A Framework for Evaluating Long-Term Strategies for the Development of the Sahel-Sudan Region. Annex 2. Health, Nutrition, and Population. A final report, September 1, 1973 through December 31, 1974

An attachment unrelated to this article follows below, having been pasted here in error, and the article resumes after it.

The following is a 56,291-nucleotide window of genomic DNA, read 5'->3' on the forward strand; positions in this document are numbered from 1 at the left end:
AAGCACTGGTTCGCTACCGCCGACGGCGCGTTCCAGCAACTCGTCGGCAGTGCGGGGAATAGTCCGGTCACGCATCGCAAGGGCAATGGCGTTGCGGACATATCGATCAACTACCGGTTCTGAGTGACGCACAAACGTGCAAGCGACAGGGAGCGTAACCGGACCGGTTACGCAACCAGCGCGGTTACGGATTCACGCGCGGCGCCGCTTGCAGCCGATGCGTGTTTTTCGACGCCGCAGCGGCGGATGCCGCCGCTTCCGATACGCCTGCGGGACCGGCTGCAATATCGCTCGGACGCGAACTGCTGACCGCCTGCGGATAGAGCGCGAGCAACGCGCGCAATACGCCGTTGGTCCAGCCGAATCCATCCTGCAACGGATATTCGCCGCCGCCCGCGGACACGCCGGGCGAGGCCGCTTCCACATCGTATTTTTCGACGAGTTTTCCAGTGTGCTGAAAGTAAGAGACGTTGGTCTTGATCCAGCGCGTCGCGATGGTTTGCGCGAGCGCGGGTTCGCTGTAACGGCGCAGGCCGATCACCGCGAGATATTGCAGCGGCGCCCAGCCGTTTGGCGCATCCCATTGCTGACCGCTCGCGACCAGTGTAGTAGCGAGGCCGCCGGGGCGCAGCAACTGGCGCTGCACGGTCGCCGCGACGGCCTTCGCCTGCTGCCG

Cambridge, Massachusetts, Massachusetts Institute of Technology, Center for Policy Alternatives, December 31, 1974. Contract AID/afr-C-1040. 315 pThis report on the health-care system of the Sahel-Sudan characterizes it as fragmented and severely understaffed. There is inequitable distribution of health resources, with a strong tendency toward urbanization. The largest, inappropriately so, fraction of available resources goes to curative medicine; investment in preventive medicine is recommended as cost effective. Improvements in health require improvements in nutrition, water supply, waste disposal, public health programs, hygiene, education, and transportation; in addition, health-care delivery systems must be improved. A vaccination program for measles will reduce child mortality but will also expand the dependency ration and further strain available resources geared to younger aged persons. The principle recommendations for improving health care are: 1) integration of all components of the system; 2) improvements in monitoring disease; 3) reorientation of the system toward preventive medicine; 4) emphasis on mother-child care; 5) use of all communications media in health education; and 6) strengthening of health education to amplify health-care delivery. The low average population density in this region means that demographic issues have not been of overriding concern. The present stagnation of economic development, high rate of unemployment, prevalence of undernutrition, and dependence on foreign aid suggest that under current circumstances population is in excess of the optimal land-population ratio. The present average population growth rate of 2.2%/year, together with the fact that nearly half of the total population is below 15 years of age, means that the population will double in 32 years or less unless the growth rate falls. Some pronatalist laws have been changed.